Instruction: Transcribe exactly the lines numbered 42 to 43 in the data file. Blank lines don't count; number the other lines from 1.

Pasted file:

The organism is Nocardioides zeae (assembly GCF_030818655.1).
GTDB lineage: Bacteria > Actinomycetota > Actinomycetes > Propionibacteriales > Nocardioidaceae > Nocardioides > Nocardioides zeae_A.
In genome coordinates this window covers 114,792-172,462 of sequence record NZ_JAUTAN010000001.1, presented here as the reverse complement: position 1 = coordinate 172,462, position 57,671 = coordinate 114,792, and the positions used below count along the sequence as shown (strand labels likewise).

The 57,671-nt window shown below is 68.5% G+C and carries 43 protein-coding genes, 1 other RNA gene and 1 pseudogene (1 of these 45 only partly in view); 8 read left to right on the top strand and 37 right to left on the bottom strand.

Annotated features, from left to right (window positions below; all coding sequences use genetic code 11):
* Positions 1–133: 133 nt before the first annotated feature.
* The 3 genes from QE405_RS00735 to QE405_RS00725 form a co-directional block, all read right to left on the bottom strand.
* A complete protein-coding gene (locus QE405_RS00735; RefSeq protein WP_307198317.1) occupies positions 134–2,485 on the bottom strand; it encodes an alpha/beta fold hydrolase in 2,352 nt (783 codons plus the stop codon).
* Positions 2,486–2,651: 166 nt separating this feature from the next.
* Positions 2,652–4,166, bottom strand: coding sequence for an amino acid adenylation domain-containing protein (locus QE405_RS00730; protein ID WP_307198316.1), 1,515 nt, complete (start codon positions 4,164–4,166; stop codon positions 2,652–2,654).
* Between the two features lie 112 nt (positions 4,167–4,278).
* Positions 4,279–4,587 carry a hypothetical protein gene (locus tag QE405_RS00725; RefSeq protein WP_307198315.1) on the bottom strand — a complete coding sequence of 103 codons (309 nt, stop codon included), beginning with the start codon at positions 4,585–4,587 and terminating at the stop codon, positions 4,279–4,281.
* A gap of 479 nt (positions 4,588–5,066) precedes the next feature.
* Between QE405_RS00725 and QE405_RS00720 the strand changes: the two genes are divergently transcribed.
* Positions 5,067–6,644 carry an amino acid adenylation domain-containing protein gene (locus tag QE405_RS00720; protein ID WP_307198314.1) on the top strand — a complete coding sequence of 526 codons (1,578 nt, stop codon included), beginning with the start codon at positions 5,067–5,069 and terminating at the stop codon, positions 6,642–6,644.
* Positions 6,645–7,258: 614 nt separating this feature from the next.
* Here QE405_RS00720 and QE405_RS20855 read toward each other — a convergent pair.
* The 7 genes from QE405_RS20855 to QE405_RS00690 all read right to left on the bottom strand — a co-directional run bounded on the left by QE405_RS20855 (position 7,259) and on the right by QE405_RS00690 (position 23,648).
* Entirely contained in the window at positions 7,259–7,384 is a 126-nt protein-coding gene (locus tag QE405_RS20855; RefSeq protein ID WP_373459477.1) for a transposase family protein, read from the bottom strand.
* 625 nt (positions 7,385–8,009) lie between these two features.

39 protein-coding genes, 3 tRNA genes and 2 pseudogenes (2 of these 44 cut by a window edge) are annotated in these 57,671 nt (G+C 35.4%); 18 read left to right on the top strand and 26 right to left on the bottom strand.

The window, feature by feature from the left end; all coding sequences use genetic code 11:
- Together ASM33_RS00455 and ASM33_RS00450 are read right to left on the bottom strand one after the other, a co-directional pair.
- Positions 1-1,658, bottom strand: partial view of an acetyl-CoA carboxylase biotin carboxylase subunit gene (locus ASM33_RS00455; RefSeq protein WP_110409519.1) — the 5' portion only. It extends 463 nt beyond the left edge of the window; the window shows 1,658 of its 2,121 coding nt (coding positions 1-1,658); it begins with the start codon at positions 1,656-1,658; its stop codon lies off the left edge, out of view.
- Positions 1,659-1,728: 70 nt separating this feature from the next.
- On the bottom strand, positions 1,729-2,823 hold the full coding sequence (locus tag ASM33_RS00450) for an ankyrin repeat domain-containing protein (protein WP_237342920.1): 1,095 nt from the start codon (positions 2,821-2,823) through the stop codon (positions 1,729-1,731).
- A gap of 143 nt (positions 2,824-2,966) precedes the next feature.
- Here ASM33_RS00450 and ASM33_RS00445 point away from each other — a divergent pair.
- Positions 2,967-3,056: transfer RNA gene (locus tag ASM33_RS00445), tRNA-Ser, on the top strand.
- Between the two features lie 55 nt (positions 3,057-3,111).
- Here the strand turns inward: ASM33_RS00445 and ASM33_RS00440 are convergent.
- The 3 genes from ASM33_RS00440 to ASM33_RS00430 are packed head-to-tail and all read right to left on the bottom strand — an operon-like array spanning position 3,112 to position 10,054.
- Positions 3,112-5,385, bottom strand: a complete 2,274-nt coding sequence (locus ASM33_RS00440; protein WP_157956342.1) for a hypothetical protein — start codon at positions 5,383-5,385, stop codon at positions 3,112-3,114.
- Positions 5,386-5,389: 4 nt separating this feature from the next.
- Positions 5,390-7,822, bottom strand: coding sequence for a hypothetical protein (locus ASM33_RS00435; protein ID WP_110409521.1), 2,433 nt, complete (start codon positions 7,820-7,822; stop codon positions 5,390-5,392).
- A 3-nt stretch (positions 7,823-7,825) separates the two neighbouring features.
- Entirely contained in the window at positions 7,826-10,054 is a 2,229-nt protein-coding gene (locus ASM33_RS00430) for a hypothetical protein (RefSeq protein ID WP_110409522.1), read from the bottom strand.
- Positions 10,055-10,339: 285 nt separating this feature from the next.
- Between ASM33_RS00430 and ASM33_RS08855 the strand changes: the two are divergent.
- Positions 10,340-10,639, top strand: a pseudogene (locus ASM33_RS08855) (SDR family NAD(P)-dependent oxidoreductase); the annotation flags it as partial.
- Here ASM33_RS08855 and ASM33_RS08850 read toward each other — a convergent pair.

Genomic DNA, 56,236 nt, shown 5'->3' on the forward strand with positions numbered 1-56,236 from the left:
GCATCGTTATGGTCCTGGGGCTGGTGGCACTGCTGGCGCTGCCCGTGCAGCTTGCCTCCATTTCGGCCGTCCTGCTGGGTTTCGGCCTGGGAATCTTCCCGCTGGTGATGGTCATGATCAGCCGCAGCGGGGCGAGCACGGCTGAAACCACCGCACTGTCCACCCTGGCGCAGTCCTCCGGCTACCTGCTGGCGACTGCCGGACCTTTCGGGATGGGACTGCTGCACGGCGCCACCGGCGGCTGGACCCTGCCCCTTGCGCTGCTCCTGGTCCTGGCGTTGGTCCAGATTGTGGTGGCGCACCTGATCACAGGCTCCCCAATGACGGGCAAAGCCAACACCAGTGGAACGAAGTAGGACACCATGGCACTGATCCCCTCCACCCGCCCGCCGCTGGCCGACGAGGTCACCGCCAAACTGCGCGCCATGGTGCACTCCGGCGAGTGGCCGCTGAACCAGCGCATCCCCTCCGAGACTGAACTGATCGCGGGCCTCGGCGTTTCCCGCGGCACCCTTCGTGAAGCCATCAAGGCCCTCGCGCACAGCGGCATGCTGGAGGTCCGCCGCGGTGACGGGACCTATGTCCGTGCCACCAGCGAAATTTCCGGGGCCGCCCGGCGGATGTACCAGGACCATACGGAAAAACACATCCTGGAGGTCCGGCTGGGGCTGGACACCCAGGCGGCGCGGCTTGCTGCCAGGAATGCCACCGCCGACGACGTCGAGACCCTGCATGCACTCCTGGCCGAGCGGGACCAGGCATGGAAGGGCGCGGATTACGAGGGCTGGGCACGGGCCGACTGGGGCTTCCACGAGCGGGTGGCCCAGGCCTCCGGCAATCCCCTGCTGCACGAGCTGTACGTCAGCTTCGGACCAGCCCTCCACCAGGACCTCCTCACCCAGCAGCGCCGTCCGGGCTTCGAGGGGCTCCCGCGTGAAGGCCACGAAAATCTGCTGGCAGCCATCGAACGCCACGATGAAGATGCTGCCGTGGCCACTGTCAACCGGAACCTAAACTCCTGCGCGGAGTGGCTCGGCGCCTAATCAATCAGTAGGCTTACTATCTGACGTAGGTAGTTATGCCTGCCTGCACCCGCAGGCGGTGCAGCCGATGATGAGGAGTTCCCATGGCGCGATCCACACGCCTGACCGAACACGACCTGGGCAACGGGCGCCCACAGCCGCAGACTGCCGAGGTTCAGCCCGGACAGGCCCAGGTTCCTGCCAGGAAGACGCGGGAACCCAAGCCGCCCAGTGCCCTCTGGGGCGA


Genomic DNA, 56,236 nt, shown 5'->3' on the forward strand with positions numbered 1-56,236 from the left:
GCATCGTTATGGTCCTGGGGCTGGTGGCACTGCTGGCGCTGCCCGTGCAGCTTGCCTCCATTTCGGCCGTCCTGCTGGGTTTCGGCCTGGGAATCTTCCCGCTGGTGATGGTCATGATCAGCCGCAGCGGGGCGAGCACGGCTGAAACCACCGCACTGTCCACCCTGGCGCAGTCCTCCGGCTACCTGCTGGCGACTGCCGGACCTTTCGGGATGGGACTGCTGCACGGCGCCACCGGCGGCTGGACCCTGCCCCTTGCGCTGCTCCTGGTCCTGGCGTTGGTCCAGATTGTGGTGGCGCACCTGATCACAGGCTCCCCAATGACGGGCAAAGCCAACACCAGTGGAACGAAGTAGGACACCATGGCACTGATCCCCTCCACCCGCCCGCCGCTGGCCGACGAGGTCACCGCCAAACTGCGCGCCATGGTGCACTCCGGCGAGTGGCCGCTGAACCAGCGCATCCCCTCCGAGACTGAACTGATCGCGGGCCTCGGCGTTTCCCGCGGCACCCTTCGTGAAGCCATCAAGGCCCTCGCGCACAGCGGCATGCTGGAGGTCCGCCGCGGTGACGGGACCTATGTCCGTGCCACCAGCGAAATTTCCGGGGCCGCCCGGCGGATGTACCAGGACCATACGGAAAAACACATCCTGGAGGTCCGGCTGGGGCTGGACACCCAGGCGGCGCGGCTTGCTGCCAGGAATGCCACCGCCGACGACGTCGAGACCCTGCATGCACTCCTGGCCGAGCGGGACCAGGCATGGAAGGGCGCGGATTACGAGGGCTGGGCACGGGCCGACTGGGGCTTCCACGAGCGGGTGGCCCAGGCCTCCGGCAATCCCCTGCTGCACGAGCTGTACGTCAGCTTCGGACCAGCCCTCCACCAGGACCTCCTCACCCAGCAGCGCCGTCCGGGCTTCGAGGGGCTCCCGCGTGAAGGCCACGAAAATCTGCTGGCAGCCATCGAACGCCACGATGAAGATGCTGCCGTGGCCACTGTCAACCGGAACCTAAACTCCTGCGCGGAGTGGCTCGGCGCCTAATCAATCAGTAGGCTTACTATCTGACGTAGGTAGTTATGCCTGCCTGCACCCGCAGGCGGTGCAGCCGATGATGAGGAGTTCCCATGGCGCGATCCACACGCCTGACCGAACACGACCTGGGCAACGGGCGCCCACAGCCGCAGACTGCCGAGGTTCAGCCCGGACAGGCCCAGGTTCCTGCCAGGAAGACGCGGGAACCCAAGCCGCCCAGTGCCCTCTGGGGCGA